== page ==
Personal contribution and work results. Here I mean measurable KPIs that can be conveyed in numbers or at least in the quality of work. For example, the number of closed deals for a sales manager and the number of bugs fixed by a programmer. The important thing is to ensure that the KPIs you list are fair and not dependent on external factors.

Motivation. This is extremely subjective, although it will help you and the employee understand the bigger picture. Perhaps, the motivation for them is in the company’s development, while from the outside it may seem to the manager that they are only interested in financial remuneration. By identifying what motivates an employee, you can offer them more effective encouragement for professional growth.

Feel free to add your own criteria if the specifics of a particular occupation require it. For example, for a creative professional, you can add a level of “observation”, a visual experience where a person has so many examples and cases behind them that they can be called an expert.

How do you create a performance review so you and your employees can easily pass it? Personally, I use standard surveys in Google Forms to collect results — it is easier to guarantee employee confidentiality there. This is extremely important; otherwise, employees cannot give each other an objective assessment. Also, to encourage their honesty, it makes sense to review the entire team at the same time. This way, no one will feel under pressure because everyone has weaknesses in one way or another.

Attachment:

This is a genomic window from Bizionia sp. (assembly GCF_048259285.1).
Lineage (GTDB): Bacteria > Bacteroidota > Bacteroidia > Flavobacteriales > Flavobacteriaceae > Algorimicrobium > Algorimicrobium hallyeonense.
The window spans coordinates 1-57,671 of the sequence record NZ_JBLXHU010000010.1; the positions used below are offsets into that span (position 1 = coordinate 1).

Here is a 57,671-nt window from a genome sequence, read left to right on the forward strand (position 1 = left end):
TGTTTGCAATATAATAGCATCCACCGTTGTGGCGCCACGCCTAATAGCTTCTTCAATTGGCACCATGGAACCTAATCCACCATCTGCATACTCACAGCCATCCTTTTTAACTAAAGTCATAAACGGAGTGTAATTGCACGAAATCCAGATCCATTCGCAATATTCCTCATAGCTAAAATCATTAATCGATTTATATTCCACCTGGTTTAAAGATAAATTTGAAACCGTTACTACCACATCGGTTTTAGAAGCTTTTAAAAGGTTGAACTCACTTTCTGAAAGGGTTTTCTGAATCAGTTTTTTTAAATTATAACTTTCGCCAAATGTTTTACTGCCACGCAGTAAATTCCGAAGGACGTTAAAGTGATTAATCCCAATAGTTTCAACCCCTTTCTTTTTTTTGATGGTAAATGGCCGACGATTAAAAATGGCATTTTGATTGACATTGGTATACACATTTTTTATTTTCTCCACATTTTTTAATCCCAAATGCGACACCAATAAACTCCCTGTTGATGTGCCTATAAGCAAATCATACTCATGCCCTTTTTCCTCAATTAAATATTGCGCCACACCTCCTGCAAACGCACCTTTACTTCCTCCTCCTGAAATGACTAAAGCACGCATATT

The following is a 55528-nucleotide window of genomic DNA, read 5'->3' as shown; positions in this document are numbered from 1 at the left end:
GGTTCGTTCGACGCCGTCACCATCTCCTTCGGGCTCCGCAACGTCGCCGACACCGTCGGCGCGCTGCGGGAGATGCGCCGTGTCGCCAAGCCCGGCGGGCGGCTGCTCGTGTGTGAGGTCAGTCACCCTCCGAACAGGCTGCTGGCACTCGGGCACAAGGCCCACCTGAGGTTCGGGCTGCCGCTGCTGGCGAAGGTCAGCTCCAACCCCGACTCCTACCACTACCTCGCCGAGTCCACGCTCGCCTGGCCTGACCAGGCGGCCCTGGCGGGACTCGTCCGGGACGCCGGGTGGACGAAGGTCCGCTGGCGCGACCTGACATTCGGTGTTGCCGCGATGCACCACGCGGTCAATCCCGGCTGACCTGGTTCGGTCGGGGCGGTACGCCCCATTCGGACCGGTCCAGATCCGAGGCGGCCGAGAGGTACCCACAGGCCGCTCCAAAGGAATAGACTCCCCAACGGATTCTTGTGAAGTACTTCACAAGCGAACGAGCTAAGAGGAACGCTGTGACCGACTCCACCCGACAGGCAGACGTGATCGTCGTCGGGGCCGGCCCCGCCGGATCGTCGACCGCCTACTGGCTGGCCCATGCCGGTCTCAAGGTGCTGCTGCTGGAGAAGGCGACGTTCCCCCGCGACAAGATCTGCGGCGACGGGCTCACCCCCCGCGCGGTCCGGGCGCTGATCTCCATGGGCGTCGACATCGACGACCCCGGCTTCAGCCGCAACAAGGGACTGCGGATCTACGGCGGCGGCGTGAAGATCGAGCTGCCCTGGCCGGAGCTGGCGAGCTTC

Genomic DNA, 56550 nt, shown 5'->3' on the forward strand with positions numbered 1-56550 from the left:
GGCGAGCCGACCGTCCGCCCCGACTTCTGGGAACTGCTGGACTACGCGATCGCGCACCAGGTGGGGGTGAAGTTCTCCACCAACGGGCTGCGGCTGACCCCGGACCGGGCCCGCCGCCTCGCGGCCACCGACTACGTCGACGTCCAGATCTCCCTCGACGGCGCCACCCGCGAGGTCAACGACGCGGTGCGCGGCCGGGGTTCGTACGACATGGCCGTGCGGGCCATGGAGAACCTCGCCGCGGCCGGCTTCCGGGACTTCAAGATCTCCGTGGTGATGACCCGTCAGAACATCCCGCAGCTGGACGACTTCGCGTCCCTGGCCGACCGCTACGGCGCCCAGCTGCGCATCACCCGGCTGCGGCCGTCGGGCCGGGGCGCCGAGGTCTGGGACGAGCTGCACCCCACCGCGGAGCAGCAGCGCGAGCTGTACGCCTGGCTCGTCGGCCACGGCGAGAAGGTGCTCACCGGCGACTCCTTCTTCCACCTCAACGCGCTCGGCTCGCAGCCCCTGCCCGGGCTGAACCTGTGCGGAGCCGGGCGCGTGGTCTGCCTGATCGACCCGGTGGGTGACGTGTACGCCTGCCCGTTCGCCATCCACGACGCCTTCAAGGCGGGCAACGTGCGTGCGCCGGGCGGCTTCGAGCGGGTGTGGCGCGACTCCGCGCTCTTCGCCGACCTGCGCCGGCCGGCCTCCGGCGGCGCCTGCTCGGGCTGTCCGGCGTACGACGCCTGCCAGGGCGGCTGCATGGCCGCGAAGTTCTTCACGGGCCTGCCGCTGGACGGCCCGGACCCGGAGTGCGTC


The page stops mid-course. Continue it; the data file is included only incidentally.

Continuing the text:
And by the way, you can also invite the employee’s customers to participate in the performance review. However, this only applies in cases where the customer and the employee have interacted over a prolonged period, for example, as part of a joint project. Then you can ask not only about the quality of the employee’s services, but also whether they were happy to work with them, whether there have been any conflicts, etc.

How to discuss the results with your employee

Evaluating the qualities and skills of an employee is only half the battle. Then you will need to discuss the results with them! Previously, when I was just starting to manage other people, I felt awkward during discussions about what an employee thought about themselves, what I thought about them, and what their colleagues thought. Although then I realised it was for the employee’s benefit because it is not done to criticise them but rather to help them with their development.

For your review meeting to go smoothly, I advise you to proceed as follows:

  1. First, allow the employee to study the results of the review. For convenience, display them in a spreadsheet. And, of course, in no case should you write down who gave this or that evaluation!
  2. Then, discuss together the areas that need attention.
  3. Focus the employee’s attention on the areas where they got the best results, namely, positive feedback. The review process should be a positive experience for employees, so that they do not dread the next one.
  4. After discussing the advantages and achievements of the employee, you can move on to the disadvantages. Try to produce a plan together on how you can improve these areas.
  5. Formulate action steps, that is, a clear and detailed action plan helping the employee move towards solving any problem. Do not leave them alone with the results — it is not enough that they know their mistakes. They need to be clear about exactly how they can fix them. For example, give them a link to one of the Lectera courses to help them improve the right skills, or recommend a particular training book.

If the professional review becomes a regular practice in your company, you will very quickly notice how your employees change and grow. And at the same time, your business will also start to change and grow!